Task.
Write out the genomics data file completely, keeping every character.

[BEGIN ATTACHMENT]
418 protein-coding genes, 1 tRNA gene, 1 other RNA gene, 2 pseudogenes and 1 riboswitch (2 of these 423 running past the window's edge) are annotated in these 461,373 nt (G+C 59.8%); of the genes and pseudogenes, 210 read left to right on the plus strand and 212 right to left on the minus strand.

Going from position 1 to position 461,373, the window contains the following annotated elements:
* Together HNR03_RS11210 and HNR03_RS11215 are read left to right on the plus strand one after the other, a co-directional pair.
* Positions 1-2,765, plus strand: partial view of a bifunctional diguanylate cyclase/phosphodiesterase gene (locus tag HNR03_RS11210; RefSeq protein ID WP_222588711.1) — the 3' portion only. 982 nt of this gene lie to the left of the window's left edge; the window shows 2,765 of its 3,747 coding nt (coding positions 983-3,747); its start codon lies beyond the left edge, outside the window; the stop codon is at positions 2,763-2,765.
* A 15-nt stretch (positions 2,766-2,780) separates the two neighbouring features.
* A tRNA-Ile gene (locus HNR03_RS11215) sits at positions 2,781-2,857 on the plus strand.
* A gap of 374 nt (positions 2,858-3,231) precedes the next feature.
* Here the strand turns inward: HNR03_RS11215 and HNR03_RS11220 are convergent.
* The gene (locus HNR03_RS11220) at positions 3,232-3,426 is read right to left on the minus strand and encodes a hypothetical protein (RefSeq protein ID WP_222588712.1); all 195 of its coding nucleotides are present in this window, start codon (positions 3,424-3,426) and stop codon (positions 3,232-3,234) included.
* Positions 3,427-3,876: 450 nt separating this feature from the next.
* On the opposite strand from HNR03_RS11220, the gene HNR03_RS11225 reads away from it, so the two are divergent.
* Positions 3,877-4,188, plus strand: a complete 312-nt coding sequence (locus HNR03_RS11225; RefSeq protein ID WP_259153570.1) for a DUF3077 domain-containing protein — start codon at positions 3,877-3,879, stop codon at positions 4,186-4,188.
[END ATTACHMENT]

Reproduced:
418 protein-coding genes, 1 tRNA gene, 1 other RNA gene, 2 pseudogenes and 1 riboswitch (2 of these 423 running past the window's edge) are annotated in these 461,373 nt (G+C 59.8%); of the genes and pseudogenes, 210 read left to right on the plus strand and 212 right to left on the minus strand.

Going from position 1 to position 461,373, the window contains the following annotated elements:
* Together HNR03_RS11210 and HNR03_RS11215 are read left to right on the plus strand one after the other, a co-directional pair.
* Positions 1-2,765, plus strand: partial view of a bifunctional diguanylate cyclase/phosphodiesterase gene (locus tag HNR03_RS11210; RefSeq protein ID WP_222588711.1) — the 3' portion only. 982 nt of this gene lie to the left of the window's left edge; the window shows 2,765 of its 3,747 coding nt (coding positions 983-3,747); its start codon lies beyond the left edge, outside the window; the stop codon is at positions 2,763-2,765.
* A 15-nt stretch (positions 2,766-2,780) separates the two neighbouring features.
* A tRNA-Ile gene (locus HNR03_RS11215) sits at positions 2,781-2,857 on the plus strand.
* A gap of 374 nt (positions 2,858-3,231) precedes the next feature.
* Here the strand turns inward: HNR03_RS11215 and HNR03_RS11220 are convergent.
* The gene (locus HNR03_RS11220) at positions 3,232-3,426 is read right to left on the minus strand and encodes a hypothetical protein (RefSeq protein ID WP_222588712.1); all 195 of its coding nucleotides are present in this window, start codon (positions 3,424-3,426) and stop codon (positions 3,232-3,234) included.
* Positions 3,427-3,876: 450 nt separating this feature from the next.
* On the opposite strand from HNR03_RS11220, the gene HNR03_RS11225 reads away from it, so the two are divergent.
* Positions 3,877-4,188, plus strand: a complete 312-nt coding sequence (locus HNR03_RS11225; RefSeq protein ID WP_259153570.1) for a DUF3077 domain-containing protein — start codon at positions 3,877-3,879, stop codon at positions 4,186-4,188.